I also knew when I got back, she would expect me to be the same person, but it could never happen.
During the evacuation, a scuffle breaks out between the Americans and their Vietnamese allies. The Vietnamese want to be evacuated first, so they threateningly surround the American troops. The American choppers, however, notice what is taking place and open fire on the Vietnamese, enabling the Americans to evacuate. Later, back at camp, Monaco suffers terrifying, vivid flashbacks. The squad celebrates what would have been Brew’s nineteenth birthday.
Gearhart writes three copies of a letter to his wife and gives Richie and Walowick each a copy, in case something happens to Gearhart before he can mail his own copy. The letter is an average letter home, but Gearhart asks his wife to tell their children that he loves them. Richie thinks about how deeply he wishes that he had a wife and kids waiting for him at home—someone to connect him with life outside of war, someone who could make him look forward to returning to civilian life.
Richie finally writes a letter to Kenny about the realities of war, dispelling the war-movie myths of heroism and the idea that a stark division always exists between the good side and the bad side. He tells his brother that war is simply about killing the enemy before the enemy kills you. Right and wrong, Richie explains, are concepts that can only be contemplated in safety, far from the heat of battle. After writing the letter, he wonders how he will feel about his role in the war once he is back home and being hailed as a hero by his fellow countrymen.
Gearhart approaches the squad members and asks whether they would like to be broken up so that all the squads in the platoon are roughly equal in size. Staying together, he warns, would ensure that they are sent on missions more frequently than the other, more depleted squads. Despite the added danger, the squad refuses to split up. Richie and his friends now realize that the war is not going to end anytime soon and that the rumors of a coming truce have stopped circulating. Richie is unsure how much longer he can last, as his time in the hospital has severely softened him.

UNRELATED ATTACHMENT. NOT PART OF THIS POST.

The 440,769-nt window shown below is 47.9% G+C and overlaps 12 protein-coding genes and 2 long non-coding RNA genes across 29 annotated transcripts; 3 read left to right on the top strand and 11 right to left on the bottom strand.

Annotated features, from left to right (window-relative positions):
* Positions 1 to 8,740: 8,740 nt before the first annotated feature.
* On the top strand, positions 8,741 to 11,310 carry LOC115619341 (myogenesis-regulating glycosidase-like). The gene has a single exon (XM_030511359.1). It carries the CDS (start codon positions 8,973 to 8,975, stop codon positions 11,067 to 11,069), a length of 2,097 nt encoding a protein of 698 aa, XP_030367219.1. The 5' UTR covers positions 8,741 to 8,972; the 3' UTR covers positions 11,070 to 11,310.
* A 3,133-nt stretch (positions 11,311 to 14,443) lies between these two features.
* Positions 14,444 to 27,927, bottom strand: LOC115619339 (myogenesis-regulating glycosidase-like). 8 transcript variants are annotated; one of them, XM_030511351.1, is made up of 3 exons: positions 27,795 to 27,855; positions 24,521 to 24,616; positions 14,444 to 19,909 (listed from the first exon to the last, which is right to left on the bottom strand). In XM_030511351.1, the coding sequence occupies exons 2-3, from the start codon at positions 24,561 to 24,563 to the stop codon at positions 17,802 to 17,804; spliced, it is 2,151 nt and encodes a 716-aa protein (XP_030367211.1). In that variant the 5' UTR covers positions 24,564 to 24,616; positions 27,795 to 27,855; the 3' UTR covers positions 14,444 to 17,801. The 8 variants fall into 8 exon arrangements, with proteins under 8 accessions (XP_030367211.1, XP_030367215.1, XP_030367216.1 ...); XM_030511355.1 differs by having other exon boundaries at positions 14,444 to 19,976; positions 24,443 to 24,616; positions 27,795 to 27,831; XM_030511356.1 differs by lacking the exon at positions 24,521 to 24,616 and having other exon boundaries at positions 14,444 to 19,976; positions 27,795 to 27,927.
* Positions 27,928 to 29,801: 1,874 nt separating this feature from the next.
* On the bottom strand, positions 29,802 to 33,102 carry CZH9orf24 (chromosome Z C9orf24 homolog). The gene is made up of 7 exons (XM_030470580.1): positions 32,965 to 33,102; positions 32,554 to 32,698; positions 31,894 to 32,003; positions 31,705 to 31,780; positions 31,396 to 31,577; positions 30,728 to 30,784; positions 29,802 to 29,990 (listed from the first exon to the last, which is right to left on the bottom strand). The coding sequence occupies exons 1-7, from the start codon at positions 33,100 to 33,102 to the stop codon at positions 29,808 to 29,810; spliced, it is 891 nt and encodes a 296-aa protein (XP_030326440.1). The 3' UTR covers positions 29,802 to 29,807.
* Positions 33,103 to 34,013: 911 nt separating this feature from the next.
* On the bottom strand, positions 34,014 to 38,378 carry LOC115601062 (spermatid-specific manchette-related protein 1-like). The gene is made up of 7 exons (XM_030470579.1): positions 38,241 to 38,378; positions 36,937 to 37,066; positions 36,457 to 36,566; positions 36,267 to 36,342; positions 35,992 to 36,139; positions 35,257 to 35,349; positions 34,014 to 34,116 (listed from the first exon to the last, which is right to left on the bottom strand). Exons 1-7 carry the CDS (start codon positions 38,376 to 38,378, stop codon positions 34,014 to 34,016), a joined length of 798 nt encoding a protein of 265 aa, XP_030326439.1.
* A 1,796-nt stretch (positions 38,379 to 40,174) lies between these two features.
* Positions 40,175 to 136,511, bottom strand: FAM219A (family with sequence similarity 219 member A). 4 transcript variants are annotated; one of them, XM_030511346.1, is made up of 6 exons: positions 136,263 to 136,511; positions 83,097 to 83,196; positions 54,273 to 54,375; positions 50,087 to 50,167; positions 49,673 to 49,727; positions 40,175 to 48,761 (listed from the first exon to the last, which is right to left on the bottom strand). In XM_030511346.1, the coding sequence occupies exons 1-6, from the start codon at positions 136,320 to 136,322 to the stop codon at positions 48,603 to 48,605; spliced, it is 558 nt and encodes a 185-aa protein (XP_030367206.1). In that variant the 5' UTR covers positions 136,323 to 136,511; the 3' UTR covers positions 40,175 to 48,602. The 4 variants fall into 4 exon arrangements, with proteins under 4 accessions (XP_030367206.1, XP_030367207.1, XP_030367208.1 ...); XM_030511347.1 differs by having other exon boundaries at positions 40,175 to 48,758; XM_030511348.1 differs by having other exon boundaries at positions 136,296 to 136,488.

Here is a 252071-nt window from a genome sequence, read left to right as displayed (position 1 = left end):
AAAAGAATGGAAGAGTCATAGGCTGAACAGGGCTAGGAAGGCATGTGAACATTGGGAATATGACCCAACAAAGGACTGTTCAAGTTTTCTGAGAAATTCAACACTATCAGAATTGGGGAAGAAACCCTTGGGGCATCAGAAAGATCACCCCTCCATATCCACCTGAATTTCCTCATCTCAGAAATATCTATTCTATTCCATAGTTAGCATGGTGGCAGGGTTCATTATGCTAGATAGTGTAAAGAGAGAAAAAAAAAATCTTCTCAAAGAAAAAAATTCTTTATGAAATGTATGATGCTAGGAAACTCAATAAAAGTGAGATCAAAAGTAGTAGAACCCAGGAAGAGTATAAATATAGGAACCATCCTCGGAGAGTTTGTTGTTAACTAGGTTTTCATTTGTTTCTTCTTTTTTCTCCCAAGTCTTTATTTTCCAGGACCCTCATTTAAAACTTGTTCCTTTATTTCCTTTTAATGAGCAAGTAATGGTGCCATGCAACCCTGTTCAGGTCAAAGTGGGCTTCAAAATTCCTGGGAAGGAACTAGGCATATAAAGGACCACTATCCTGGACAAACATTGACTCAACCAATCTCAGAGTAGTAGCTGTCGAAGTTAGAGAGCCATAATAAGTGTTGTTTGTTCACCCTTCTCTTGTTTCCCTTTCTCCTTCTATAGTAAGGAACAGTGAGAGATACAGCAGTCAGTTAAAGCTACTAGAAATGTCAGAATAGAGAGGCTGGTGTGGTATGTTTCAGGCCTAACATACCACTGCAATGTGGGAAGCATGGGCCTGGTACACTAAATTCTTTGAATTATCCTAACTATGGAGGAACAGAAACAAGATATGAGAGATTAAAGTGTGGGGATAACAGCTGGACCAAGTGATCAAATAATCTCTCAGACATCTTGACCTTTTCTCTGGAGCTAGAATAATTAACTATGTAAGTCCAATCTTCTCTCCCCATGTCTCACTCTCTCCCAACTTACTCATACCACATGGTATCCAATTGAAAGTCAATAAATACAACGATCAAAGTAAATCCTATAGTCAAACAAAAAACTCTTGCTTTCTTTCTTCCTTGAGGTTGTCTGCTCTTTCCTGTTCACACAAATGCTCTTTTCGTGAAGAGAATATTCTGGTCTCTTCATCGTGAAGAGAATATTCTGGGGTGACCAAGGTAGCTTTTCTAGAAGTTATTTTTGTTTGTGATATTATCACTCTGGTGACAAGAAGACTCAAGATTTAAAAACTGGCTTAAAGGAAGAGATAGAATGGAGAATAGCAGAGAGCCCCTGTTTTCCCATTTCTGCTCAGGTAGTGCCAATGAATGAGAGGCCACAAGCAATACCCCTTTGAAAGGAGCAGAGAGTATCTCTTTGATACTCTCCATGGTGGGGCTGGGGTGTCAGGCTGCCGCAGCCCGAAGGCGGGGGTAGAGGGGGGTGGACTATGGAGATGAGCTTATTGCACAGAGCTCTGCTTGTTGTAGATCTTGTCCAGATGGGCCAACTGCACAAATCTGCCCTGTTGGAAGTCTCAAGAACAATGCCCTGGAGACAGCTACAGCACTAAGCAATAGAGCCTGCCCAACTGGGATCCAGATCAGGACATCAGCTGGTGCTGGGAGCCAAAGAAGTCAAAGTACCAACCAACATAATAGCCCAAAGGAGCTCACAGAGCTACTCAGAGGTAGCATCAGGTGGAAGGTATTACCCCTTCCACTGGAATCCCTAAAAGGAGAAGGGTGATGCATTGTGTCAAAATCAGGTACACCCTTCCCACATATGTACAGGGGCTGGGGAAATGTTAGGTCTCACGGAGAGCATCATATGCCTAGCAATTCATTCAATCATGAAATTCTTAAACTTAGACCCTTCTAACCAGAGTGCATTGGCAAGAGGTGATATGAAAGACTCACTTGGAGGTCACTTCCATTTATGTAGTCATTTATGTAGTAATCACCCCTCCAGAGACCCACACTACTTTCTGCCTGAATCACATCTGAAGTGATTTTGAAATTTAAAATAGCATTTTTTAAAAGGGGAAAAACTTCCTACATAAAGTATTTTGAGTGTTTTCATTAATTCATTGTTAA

The squad is sent to patrol a nearby river where Vietcong activity is suspected. Though Brunner is the highest-ranking soldier among them, it quickly becomes clear that Johnson, with his quiet good sense, is the squad’s true leader. The river seems quiet at first, with no enemies in sight. The squad then spots enemy soldiers hiding in the water among the reeds. Afraid that there are many more Vietcong present than initially suspected, the soldiers turn around to retreat. Richie and Peewee are sent across the river to secure a ridge on the way to the evacuation site. As they cross, they hear a firefight break out behind them.
Richie and Peewee become separated from their squad during the confusion and spend the night hiding in a small hole. Peeking out, they realize that an entire battalion of North Vietnamese has been patrolling the river. When an enemy soldier checks the hole in the morning, Richie and Peewee kill him and carefully make their way to the original chopper landing site, hoping that choppers will be sent there to look for them. At the landing zone, they find Monaco sitting alone, looking terrified. They quickly realize that there are enemy soldiers hiding in the bushes surrounding Monaco. The enemy soldiers are hoping to use Monaco as bait to draw in the choppers, and then kill Monaco along with all the Americans who land. When the chopper arrives, however, Peewee and Richie open fire on the enemy soldiers, alerting the choppers to the enemy presence and saving the lives of Monaco and many others. The choppers open fire on the Vietnamese, enabling all the Americans to board safely. Both Richie and Peewee are wounded during the scuffle.